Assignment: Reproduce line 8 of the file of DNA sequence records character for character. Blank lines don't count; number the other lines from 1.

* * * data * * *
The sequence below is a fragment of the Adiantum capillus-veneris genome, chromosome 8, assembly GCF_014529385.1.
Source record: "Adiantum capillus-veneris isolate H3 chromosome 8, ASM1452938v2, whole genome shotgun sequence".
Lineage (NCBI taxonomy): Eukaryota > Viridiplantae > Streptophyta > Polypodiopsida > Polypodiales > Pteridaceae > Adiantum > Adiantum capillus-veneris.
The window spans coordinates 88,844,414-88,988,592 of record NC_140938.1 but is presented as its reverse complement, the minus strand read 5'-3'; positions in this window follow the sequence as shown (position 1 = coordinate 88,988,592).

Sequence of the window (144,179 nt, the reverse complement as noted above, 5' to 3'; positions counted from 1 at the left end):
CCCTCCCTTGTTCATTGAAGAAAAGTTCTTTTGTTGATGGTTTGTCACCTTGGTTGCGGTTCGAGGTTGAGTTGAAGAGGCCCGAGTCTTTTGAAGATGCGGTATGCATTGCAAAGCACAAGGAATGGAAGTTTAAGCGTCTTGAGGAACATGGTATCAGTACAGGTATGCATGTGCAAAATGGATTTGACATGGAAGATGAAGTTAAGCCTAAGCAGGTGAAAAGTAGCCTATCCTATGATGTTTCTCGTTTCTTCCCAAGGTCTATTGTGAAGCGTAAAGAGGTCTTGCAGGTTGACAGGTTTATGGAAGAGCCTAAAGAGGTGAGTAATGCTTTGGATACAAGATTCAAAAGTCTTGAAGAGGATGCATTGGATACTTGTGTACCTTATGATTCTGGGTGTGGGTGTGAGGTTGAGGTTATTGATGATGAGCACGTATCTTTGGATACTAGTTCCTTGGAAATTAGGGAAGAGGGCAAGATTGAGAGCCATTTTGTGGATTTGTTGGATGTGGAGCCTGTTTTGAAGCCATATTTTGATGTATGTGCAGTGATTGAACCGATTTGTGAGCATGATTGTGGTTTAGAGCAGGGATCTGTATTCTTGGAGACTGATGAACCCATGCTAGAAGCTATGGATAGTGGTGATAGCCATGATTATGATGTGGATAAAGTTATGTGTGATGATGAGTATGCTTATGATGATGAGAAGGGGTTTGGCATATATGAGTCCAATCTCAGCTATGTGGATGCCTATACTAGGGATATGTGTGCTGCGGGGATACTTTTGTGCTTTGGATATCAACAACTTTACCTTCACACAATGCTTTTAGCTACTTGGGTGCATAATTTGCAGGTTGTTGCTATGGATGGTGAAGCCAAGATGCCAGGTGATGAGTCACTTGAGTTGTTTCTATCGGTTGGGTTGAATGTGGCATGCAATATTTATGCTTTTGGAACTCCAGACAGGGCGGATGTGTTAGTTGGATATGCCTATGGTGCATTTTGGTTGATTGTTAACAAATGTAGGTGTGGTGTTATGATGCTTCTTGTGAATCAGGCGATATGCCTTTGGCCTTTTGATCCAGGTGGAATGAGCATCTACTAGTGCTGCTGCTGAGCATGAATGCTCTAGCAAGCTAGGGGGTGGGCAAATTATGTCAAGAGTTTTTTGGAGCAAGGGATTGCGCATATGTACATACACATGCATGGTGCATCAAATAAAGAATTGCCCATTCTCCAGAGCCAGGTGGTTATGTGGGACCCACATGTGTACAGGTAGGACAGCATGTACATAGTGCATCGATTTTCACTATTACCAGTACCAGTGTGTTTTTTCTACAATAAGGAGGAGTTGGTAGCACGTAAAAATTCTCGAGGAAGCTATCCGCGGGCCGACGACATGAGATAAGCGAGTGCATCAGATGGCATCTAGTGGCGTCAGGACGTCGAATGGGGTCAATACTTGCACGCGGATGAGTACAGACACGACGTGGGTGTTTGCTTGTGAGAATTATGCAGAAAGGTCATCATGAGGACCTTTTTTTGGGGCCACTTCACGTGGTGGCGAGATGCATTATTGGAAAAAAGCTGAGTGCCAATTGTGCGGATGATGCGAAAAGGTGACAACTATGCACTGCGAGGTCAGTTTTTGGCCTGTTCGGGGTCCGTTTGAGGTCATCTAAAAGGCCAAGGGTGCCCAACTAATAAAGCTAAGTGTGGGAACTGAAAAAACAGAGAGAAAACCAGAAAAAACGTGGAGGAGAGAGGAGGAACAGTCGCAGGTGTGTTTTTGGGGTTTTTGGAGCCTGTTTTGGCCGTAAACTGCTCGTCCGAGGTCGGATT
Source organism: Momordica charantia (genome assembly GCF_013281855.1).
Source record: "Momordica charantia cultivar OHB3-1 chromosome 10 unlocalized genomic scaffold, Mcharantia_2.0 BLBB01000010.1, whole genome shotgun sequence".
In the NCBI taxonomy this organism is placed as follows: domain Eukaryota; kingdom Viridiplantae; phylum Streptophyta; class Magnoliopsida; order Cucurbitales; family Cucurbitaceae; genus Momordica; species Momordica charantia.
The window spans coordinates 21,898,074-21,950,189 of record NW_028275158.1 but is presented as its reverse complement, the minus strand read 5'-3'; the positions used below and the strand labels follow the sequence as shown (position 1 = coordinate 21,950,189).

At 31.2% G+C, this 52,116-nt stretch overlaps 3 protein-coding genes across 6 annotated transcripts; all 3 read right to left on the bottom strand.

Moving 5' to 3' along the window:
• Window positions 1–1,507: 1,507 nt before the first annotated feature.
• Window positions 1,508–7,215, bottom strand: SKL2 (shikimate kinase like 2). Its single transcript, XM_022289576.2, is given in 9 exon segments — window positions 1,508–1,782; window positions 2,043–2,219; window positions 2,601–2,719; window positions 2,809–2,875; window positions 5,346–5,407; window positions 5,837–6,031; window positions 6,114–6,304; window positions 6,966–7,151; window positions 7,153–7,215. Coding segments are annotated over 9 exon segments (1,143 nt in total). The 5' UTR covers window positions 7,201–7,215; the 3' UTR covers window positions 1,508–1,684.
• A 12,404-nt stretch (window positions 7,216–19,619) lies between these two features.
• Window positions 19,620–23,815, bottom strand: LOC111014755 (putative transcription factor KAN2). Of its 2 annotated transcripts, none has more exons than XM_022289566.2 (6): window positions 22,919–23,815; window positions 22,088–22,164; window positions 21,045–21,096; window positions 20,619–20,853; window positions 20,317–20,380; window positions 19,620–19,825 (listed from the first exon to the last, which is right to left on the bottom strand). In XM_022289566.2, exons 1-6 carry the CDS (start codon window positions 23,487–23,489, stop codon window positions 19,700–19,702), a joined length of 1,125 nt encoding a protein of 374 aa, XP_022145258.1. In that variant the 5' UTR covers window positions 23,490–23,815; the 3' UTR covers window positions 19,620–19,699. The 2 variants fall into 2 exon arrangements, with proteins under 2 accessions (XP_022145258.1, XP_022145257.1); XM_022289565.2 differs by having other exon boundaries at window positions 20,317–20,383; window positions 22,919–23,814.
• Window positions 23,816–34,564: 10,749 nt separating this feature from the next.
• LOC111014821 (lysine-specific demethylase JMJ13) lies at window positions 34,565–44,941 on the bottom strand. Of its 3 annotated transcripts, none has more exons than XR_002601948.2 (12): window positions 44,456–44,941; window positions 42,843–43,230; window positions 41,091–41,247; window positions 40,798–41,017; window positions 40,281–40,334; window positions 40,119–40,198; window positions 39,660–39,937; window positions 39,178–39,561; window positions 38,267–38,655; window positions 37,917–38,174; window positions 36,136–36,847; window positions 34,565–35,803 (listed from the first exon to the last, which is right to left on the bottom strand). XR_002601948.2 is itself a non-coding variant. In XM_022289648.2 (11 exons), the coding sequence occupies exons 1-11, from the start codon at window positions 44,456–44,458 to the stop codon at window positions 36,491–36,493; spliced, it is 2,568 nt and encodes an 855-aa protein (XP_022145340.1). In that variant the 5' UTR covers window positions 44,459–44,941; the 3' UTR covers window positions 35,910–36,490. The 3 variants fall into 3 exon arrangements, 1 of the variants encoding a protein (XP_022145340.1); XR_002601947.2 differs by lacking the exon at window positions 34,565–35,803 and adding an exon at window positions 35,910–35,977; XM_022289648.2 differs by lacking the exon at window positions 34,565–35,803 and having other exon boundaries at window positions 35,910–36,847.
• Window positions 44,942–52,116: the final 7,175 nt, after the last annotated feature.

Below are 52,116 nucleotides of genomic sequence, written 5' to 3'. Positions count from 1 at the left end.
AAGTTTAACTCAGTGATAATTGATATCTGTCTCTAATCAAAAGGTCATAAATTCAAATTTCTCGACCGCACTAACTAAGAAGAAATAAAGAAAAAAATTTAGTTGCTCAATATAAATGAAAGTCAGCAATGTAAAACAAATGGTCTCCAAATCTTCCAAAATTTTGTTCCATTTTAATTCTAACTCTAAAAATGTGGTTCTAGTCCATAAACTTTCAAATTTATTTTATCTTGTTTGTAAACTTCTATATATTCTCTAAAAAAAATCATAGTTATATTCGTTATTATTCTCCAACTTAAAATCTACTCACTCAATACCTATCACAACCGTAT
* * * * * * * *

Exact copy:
Source record: "Momordica charantia cultivar OHB3-1 chromosome 10 unlocalized genomic scaffold, Mcharantia_2.0 BLBB01000010.1, whole genome shotgun sequence".